Artist Myke Amend, illustrator for Cherie Priest’s next Clockwork Century novel, Clementine, boasts some seriously amazing airships, a staple visual in the steampunk handbag of must-have. (Jon Foster did the cover for Bonseshaker, in case anyone’s wondering) Click here to see the full wrap-around art for Clementine, still pending final approval, and then feast your eyes on his work here and at his site. While the general opinion seems to be that a single airship doesn’t necessarily make a steampunk novel steampunk, they certainly can be breathtaking.
Steampunk, like any other kind of art, covers just about any medium a person can think of. The only limitations are what are found within the artist and their particular needs for any given project. From sculpture to oil painting to 100% Photoshop manipulation or original creation, steampunk is a well-represented art form.
Steampunk Fairytale by AkaiSoul
To show just how fun it can be, how about a steampunk variation on some classic children’s stories? Little Red Riding Hood and the Big Bad Wolf take on an intricate new twist, and Thumbelina and her faithful avian rescuer get a brave new façade. Or how about the Headless Horseman revamped steampunk style?
Mechanical Spider by Charlotte Rings Steampunk
Who doesn’t love a mechanical spider sculpture? These little metal critters are a common and curious art form in steampunk.
Steampunk Villain by BonnySaintANdrew
I love this steampunk villain, both quirky and strangely intoxicating with his mismatched parts and deadly intent. Considering how I strongly believe in fleshed out fictional villains, this one gets my seal of approval.
Steampunk Ship: Brassheart by Industrial-Forest
This steampunk ship cuts a fine figure in port, putting me in mind at first of Captain Nemo’s ship. Look carefully at the finer details. Are you as enthralled by the architecture both close up and in the distance and warm glow from within the ship as I am? Thought so!
Steampunk Train by Tarrzan
And what steampunk commentary would be complete without mentioning the steam-powered train, another staple in the genre. The image above takes it a step further, though, stretching the imagination with clockwork additives and a crisp, almost more science fiction aesthetic.
Steampunk Watch by Aranwen
Costume creation and the photographing of it is an exquisite opportunity to feature the fashionable aspect of steampunk. While steampunk adapts the time period it’s using and expands on it with metal, gears, goggles and other detail, history buffs are still going to enjoy seeing what is strictly Victorian, etc., used correctly too. At least a little bit – the whole point really is to mix it up and use steampunk detail combined with historically accurate clothing to create something new. It’s a perfect balance of history meets alternate reality, showing how steampunk affects the way people live day to day. See another gorgeous example that I just fell in love with here.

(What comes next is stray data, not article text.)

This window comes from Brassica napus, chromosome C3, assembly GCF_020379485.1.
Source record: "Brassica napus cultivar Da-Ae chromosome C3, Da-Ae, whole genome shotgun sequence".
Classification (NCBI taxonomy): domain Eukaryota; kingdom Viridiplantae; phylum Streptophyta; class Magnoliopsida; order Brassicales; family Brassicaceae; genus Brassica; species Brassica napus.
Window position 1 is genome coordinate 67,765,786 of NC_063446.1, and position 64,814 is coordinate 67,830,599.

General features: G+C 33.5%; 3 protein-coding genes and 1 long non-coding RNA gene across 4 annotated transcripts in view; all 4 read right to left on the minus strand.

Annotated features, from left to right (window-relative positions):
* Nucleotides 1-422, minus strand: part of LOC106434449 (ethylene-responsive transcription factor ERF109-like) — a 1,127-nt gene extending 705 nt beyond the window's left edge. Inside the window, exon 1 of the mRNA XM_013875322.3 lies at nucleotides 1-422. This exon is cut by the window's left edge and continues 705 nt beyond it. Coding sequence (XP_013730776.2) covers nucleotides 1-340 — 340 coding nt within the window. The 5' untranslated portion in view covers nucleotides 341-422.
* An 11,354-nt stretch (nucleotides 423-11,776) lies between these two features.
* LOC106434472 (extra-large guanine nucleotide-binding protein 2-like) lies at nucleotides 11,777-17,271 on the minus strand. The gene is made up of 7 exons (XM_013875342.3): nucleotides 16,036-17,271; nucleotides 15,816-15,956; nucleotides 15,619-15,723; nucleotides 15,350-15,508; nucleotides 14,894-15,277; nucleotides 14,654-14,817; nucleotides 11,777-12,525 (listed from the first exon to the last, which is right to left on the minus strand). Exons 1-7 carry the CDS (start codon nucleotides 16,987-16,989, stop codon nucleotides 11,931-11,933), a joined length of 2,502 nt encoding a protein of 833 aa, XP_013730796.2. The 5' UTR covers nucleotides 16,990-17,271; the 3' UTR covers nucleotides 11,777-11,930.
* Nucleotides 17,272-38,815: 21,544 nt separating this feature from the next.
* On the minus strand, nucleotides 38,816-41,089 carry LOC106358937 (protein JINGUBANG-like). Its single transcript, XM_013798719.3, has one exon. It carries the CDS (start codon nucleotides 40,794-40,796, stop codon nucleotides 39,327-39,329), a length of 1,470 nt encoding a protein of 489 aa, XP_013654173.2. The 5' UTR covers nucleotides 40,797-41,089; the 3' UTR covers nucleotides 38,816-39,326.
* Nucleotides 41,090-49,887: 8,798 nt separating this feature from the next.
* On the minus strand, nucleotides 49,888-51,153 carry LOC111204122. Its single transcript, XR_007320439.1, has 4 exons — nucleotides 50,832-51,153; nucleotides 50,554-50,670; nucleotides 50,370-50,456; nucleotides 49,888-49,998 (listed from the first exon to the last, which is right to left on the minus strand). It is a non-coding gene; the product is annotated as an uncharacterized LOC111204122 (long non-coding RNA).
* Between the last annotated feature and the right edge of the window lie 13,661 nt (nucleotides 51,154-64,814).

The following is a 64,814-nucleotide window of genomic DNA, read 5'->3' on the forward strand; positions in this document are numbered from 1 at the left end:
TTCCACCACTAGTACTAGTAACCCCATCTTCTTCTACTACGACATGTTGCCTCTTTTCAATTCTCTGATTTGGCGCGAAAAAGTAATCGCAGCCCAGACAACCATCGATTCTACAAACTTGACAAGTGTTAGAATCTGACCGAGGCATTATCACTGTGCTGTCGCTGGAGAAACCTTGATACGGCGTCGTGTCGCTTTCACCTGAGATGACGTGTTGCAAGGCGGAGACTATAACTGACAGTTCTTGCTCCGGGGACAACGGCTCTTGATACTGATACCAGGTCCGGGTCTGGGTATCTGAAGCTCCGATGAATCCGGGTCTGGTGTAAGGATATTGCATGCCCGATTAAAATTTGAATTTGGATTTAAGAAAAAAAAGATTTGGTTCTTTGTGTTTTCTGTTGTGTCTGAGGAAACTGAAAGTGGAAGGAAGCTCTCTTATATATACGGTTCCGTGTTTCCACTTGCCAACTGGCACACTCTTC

Steampunk Overlord Mechanical by SteampunkOverlord
Styles can be wildly varied and they tend to flout the more staid and stale aspects of traditional historical limitations in favor of a fresher approach to society where men and women are on a more equal footing, both extremely confident in their approach and carriage. How else can one be when they have what might look like bizarre additions to their dress otherwise. With a devilish gleam in the eyes, chins held aloft, wearers of steampunk fashion make a bold, promising statement for steampunk art.
Click here, by the way, to see pictures from the 2009 Steampunk Asylum, a yearly three-day event in the UK.
If anything, one should gather that steampunk art is as widely varied and unique as any other kind of art today. Simply from this article alone, we know that individual style adds another rich layer to the mix, creating limitless possibilities. It is as much a feast for the eyes as it is for the mind.
Are you a fan of steampunk art? Feel free to share with us your favorite steampunk style inventors and artists.
Many thanks to all the artists who generously gave use of their images for this article. I hope you’ll take the time to visit their sites (by clicking on the images) and explore their work further.